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Male sexual dysfunction affects 10–25% of middle-aged and elderly men, and female sexual dysfunction occurs with a similar frequency. Demographic changes, the popularity of newer treatments, and greater awareness of sexual dysfunction by patients and society have led to increased diagnosis and associated health care expenditures for the management of this common disorder. Because many patients are reluctant to initiate discussion of their sex lives, physicians should address this topic directly to elicit a history of sexual dysfunction.

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Physiology of Male Sexual Response

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Normal male sexual function requires (1) an intact libido, (2) the ability to achieve and maintain penile erection, (3) ejaculation, and (4) detumescence. Libido refers to sexual desire and is influenced by a variety of visual, olfactory, tactile, auditory, imaginative, and hormonal stimuli. Sex steroids, particularly testosterone, act to increase libido. Libido can be diminished by hormonal or psychiatric disorders and by medications.

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Penile tumescence leading to erection depends on an increased flow of blood into the lacunar network accompanied by complete relaxation of the arteries and corporal smooth muscle. The microarchitecture of the corpora is composed of a mass of smooth muscle (trabecula) that contains a network of endothelial-lined vessels (lacunar spaces). Subsequent compression of the trabecular smooth muscle against the fibroelastic tunica albuginea causes a passive closure of the emissary veins and accumulation of blood in the corpora. In the presence of a full erection and a competent valve mechanism, the corpora become noncompressible cylinders from which blood does not escape.

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The central nervous system (CNS) exerts an important influence by either stimulating or antagonizing spinal pathways that mediate erectile function and ejaculation. The erectile response is mediated by a combination of central (psychogenic) innervation and peripheral (reflexogenic) innervation. Sensory nerves that originate from receptors in the penile skin and glans converge to form the dorsal nerve of the penis, which travels to the S2-S4 dorsal root ganglia via the pudendal nerve. Parasympathetic nerve fibers to the penis arise from neurons in the intermediolateral columns of the S2-S4 sacral spinal segments. Sympathetic innervation originates from the T-11 to the L-2 spinal segments and descends through the hypogastric plexus.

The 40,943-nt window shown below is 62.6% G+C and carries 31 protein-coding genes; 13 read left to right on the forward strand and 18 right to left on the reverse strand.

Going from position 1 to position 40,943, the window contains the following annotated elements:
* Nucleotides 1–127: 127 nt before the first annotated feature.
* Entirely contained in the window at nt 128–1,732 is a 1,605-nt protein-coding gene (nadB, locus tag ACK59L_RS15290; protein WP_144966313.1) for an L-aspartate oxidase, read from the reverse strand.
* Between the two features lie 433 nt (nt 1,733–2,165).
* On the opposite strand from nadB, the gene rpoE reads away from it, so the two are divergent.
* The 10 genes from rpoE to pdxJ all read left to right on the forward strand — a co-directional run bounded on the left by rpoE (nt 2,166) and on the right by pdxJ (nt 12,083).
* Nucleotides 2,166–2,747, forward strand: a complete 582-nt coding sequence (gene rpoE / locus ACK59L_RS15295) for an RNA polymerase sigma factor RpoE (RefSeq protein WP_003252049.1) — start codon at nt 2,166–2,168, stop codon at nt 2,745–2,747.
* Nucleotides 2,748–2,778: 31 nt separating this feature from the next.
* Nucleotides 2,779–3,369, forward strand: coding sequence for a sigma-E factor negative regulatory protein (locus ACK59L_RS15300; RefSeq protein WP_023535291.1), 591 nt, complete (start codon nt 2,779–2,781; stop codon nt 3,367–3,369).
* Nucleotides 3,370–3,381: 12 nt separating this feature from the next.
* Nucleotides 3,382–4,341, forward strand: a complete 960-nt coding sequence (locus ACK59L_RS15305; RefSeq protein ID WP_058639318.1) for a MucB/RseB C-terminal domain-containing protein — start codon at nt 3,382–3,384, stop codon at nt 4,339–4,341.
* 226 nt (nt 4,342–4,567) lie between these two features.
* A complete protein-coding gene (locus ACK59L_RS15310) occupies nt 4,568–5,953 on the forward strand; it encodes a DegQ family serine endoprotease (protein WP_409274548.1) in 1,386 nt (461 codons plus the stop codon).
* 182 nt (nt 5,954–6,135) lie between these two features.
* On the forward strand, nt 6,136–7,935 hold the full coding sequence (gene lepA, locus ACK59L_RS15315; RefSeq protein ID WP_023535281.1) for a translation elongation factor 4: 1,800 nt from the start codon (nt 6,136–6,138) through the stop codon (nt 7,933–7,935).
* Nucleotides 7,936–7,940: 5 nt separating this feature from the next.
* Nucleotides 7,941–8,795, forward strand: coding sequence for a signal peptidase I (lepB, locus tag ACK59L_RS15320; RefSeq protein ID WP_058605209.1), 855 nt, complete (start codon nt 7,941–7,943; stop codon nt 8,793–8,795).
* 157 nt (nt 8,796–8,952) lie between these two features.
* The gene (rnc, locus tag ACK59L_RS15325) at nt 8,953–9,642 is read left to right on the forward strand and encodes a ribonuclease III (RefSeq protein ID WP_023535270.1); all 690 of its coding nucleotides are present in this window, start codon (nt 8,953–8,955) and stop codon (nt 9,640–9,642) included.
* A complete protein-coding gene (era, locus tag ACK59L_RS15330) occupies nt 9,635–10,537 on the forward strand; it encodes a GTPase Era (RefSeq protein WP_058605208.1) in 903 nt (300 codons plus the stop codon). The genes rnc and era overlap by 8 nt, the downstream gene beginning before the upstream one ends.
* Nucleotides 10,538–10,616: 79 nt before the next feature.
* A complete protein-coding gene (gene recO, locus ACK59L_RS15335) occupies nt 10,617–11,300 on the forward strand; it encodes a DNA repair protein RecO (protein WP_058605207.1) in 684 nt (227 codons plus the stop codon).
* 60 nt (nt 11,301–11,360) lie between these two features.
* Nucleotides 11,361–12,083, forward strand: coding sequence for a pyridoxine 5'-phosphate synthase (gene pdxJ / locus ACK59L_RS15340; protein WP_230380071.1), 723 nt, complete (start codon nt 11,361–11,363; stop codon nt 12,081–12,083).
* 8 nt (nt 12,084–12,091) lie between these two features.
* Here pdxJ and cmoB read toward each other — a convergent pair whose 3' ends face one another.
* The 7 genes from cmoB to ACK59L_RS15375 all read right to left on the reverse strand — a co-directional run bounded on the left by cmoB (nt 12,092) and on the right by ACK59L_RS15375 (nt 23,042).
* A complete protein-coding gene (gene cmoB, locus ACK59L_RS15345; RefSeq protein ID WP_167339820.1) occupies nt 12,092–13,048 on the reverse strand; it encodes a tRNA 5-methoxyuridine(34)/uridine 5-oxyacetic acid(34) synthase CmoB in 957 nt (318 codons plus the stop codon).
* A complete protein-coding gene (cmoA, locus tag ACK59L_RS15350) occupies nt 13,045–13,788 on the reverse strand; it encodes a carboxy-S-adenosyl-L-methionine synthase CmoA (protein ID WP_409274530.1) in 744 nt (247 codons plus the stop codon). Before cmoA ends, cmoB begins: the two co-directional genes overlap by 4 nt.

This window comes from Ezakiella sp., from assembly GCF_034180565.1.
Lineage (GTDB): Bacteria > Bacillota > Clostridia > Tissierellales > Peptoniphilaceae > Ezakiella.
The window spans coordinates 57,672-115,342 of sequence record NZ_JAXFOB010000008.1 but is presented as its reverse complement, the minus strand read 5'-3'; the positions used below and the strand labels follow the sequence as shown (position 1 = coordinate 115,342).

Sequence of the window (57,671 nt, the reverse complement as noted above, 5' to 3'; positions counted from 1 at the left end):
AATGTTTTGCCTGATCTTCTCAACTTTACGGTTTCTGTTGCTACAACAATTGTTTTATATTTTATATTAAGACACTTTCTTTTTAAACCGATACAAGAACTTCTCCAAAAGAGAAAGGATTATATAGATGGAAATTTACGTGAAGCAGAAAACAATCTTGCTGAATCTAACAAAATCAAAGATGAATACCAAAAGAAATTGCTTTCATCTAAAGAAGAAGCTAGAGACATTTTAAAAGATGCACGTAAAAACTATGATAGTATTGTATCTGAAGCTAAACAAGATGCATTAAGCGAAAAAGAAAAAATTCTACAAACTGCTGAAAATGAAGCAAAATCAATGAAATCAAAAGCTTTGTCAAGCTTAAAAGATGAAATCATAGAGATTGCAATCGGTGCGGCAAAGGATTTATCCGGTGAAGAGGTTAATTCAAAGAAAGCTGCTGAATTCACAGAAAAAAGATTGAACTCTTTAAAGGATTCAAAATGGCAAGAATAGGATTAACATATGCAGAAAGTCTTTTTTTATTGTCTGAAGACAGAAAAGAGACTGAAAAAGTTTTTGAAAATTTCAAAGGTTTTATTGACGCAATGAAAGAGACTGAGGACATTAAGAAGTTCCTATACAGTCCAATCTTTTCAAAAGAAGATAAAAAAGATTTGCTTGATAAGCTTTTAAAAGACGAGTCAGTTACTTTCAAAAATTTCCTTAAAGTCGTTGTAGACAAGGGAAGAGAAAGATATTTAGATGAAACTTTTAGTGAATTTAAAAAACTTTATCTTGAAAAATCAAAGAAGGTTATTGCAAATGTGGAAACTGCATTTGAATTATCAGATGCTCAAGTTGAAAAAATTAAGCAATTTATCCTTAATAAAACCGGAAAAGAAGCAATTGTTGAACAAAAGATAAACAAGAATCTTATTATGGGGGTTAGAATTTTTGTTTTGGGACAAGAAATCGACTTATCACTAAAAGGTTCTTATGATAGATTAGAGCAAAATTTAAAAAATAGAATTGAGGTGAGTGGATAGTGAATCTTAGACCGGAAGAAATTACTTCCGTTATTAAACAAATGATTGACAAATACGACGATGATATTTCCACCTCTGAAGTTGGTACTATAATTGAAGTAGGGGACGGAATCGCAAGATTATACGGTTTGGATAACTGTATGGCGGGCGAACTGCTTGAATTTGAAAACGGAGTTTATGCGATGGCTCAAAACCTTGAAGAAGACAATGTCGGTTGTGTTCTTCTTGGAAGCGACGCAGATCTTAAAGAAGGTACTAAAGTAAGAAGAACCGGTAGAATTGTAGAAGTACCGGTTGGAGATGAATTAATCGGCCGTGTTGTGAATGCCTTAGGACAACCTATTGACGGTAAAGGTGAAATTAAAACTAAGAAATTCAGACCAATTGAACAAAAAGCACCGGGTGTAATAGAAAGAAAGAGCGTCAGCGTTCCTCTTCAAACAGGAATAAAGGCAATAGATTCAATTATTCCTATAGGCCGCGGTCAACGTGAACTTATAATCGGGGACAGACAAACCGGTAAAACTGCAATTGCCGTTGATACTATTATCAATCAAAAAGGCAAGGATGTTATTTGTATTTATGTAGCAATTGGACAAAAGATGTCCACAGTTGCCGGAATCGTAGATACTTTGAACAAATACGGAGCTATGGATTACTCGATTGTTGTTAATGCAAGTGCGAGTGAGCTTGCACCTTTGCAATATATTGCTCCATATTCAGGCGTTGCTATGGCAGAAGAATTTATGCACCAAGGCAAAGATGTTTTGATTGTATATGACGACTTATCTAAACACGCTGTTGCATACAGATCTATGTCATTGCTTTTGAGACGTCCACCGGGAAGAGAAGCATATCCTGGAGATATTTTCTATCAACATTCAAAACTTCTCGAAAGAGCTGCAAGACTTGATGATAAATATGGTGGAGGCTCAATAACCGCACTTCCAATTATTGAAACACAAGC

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Neural input to smooth-muscle tone is crucial to the initiation and maintenance of an erection. There is also an intricate interaction between the corporal smooth-muscle cell and its overlying endothelial cell lining (Fig. 48-1A). Nitric oxide, which induces vascular relaxation, promotes erection and is opposed by endothelin 1 (ET-1) and Rho kinase, which mediate vascular contraction. Nitric oxide is synthesized from l-arginine by nitric oxide synthase and is released from the nonadrenergic, noncholinergic (NANC) autonomic nerve supply to act postjunctionally on smooth-muscle cells. Nitric oxide increases the production of cyclic 3′,5′-guanosine monophosphate (cyclic GMP), which induces relaxation of smooth muscle (Fig. 48-1B). Cyclic GMP is gradually broken down by phosphodiesterase type 5 (PDE-5). Inhibitors of PDE-5 such as the oral ...

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